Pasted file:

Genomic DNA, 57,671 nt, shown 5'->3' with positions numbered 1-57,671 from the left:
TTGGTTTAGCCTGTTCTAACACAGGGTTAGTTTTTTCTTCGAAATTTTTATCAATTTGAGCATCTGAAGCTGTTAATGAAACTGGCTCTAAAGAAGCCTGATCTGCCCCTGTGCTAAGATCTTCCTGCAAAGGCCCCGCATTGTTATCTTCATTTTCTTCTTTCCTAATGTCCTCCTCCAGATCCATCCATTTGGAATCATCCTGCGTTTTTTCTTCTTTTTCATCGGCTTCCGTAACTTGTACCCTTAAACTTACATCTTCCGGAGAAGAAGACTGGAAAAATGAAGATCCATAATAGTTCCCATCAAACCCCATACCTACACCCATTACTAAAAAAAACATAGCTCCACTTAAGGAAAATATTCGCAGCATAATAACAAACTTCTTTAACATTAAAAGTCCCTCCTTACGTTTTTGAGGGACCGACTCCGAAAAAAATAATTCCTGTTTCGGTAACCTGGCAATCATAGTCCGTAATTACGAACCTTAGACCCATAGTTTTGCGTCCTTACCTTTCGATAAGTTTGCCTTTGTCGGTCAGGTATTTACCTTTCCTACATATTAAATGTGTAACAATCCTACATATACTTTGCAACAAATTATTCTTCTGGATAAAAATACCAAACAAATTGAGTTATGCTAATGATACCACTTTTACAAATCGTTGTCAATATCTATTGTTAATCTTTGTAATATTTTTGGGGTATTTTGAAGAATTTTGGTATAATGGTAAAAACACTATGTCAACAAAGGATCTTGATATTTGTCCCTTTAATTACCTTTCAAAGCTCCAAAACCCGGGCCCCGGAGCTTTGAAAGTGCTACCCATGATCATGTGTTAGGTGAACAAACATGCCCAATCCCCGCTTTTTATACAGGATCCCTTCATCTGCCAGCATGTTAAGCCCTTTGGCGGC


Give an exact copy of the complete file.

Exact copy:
Genomic DNA, 57,671 nt, shown 5'->3' with positions numbered 1-57,671 from the left:
TTGGTTTAGCCTGTTCTAACACAGGGTTAGTTTTTTCTTCGAAATTTTTATCAATTTGAGCATCTGAAGCTGTTAATGAAACTGGCTCTAAAGAAGCCTGATCTGCCCCTGTGCTAAGATCTTCCTGCAAAGGCCCCGCATTGTTATCTTCATTTTCTTCTTTCCTAATGTCCTCCTCCAGATCCATCCATTTGGAATCATCCTGCGTTTTTTCTTCTTTTTCATCGGCTTCCGTAACTTGTACCCTTAAACTTACATCTTCCGGAGAAGAAGACTGGAAAAATGAAGATCCATAATAGTTCCCATCAAACCCCATACCTACACCCATTACTAAAAAAAACATAGCTCCACTTAAGGAAAATATTCGCAGCATAATAACAAACTTCTTTAACATTAAAAGTCCCTCCTTACGTTTTTGAGGGACCGACTCCGAAAAAAATAATTCCTGTTTCGGTAACCTGGCAATCATAGTCCGTAATTACGAACCTTAGACCCATAGTTTTGCGTCCTTACCTTTCGATAAGTTTGCCTTTGTCGGTCAGGTATTTACCTTTCCTACATATTAAATGTGTAACAATCCTACATATACTTTGCAACAAATTATTCTTCTGGATAAAAATACCAAACAAATTGAGTTATGCTAATGATACCACTTTTACAAATCGTTGTCAATATCTATTGTTAATCTTTGTAATATTTTTGGGGTATTTTGAAGAATTTTGGTATAATGGTAAAAACACTATGTCAACAAAGGATCTTGATATTTGTCCCTTTAATTACCTTTCAAAGCTCCAAAACCCGGGCCCCGGAGCTTTGAAAGTGCTACCCATGATCATGTGTTAGGTGAACAAACATGCCCAATCCCCGCTTTTTATACAGGATCCCTTCATCTGCCAGCATGTTAAGCCCTTTGGCGGC